Some of you will remember that I’m working my way through the memoir writing prompts in Natalie Goldberg’s book Old Friend from Far Away: The Practice of Writing Memoir. This week’s is to write what I’ll miss when I die. If you are like me, the thought makes you more than a little uncomfortable. But I’m determined to push my limits both in my writing and in my heart.
A reminder of Nathalie’s rules: Write for 10 minutes. Don’t worry about punctuation, spelling, grammar. Be specific. Don’t cross out. (Or in this case, don’t delete.) Just keep writing.
When I die
I’ll miss my children’s laughter, and the sweet silkiness of nestling against their skin. I’ll miss how often they both infuriate and fill me with contentment.
I’ll miss the bright, nostalgic colours of fall. They remind me of young love, the anticipation of new and fresh starts, and the comforts of home.
I’ll miss books, and words, and discovering thoughts and ideas that inspire and propel me.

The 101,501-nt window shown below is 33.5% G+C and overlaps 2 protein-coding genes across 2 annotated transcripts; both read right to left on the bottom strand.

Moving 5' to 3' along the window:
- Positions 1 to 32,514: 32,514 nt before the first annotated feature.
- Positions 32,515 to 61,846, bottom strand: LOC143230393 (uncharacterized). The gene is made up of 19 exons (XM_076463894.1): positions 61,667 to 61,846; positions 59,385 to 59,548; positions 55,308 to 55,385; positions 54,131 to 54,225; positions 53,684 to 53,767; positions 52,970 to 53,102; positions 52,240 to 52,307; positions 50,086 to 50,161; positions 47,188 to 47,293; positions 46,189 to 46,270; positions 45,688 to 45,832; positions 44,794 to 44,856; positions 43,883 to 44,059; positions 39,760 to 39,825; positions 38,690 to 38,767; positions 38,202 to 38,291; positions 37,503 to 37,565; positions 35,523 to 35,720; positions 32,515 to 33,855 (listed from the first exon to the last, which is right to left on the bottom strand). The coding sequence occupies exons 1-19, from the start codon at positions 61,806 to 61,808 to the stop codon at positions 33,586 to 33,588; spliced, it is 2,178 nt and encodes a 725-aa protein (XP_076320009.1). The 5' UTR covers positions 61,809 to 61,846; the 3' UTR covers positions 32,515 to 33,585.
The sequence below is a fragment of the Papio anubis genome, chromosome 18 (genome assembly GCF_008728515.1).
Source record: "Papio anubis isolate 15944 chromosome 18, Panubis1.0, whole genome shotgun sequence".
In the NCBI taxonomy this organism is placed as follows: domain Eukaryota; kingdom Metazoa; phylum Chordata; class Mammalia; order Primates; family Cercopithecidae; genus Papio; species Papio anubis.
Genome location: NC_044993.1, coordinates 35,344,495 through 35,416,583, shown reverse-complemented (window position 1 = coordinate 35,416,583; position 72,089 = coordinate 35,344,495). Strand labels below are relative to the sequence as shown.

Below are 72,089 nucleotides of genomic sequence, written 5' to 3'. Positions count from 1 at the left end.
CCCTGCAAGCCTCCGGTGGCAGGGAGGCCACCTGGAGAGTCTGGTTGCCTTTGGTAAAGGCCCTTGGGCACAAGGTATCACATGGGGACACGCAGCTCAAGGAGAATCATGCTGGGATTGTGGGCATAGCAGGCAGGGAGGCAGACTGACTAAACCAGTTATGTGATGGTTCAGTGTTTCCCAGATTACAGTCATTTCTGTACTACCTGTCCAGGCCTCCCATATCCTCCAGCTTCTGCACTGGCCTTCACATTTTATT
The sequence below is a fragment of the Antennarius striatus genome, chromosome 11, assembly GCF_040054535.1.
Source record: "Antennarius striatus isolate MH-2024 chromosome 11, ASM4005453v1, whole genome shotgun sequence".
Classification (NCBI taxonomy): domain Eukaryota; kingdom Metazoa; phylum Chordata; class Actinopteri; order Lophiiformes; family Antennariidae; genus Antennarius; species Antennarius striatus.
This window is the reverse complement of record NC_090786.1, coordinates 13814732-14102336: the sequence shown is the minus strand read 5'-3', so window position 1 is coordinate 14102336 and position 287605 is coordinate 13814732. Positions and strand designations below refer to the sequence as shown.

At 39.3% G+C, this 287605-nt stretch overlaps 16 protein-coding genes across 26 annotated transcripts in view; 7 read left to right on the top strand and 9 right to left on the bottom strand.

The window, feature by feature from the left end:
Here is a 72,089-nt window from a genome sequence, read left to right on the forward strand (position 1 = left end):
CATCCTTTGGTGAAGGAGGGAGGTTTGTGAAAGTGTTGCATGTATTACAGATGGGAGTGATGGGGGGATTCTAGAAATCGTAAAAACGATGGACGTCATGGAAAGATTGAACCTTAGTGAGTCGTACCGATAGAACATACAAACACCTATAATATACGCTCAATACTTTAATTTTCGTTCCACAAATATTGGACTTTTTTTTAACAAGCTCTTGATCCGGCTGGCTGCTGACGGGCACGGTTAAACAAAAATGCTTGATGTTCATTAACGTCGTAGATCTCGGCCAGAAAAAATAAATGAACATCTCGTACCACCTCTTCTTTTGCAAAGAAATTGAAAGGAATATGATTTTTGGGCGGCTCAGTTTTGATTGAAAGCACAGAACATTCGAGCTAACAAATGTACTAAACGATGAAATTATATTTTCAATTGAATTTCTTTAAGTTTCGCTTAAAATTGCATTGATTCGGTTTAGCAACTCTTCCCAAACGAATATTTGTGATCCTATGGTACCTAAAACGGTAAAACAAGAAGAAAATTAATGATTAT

I’ll miss my husband’s kindness and his complete, unconditional love. I’ll miss the way we bicker and tease, and the sense of security that comes how well he knows me.
I’ll miss snuggling in bed, gazing at the first light, and listening to the orchestral sounds of morning.
I’ll miss chocolate, and coffee, and Tex-Mex. Each a delight to my senses.
I’ll miss long, invigorating discussions with friends, their laughter and the sisterhood of women.
I’ll miss feeling the bone deep chill of winter, and the satisfying lull of a hot bath enjoyed with a vibrant glass of wine under dim lighting.
I’ll miss flip flops, summers at the beach and bathing suits filled with sand.
I’ll miss planning our families next big travel adventure, and the anticipation that grows as each one draws near.
I’ll miss long rides in the car, singing loudly to techno Top 40 music.
I’ll miss paper, and colour and the satisfaction that comes from using it to secure our family’s memories.
I’ll miss soul-quenching tears, and the cleansing that comes from shedding them.
I’ll miss just knowing, and seeing and talking.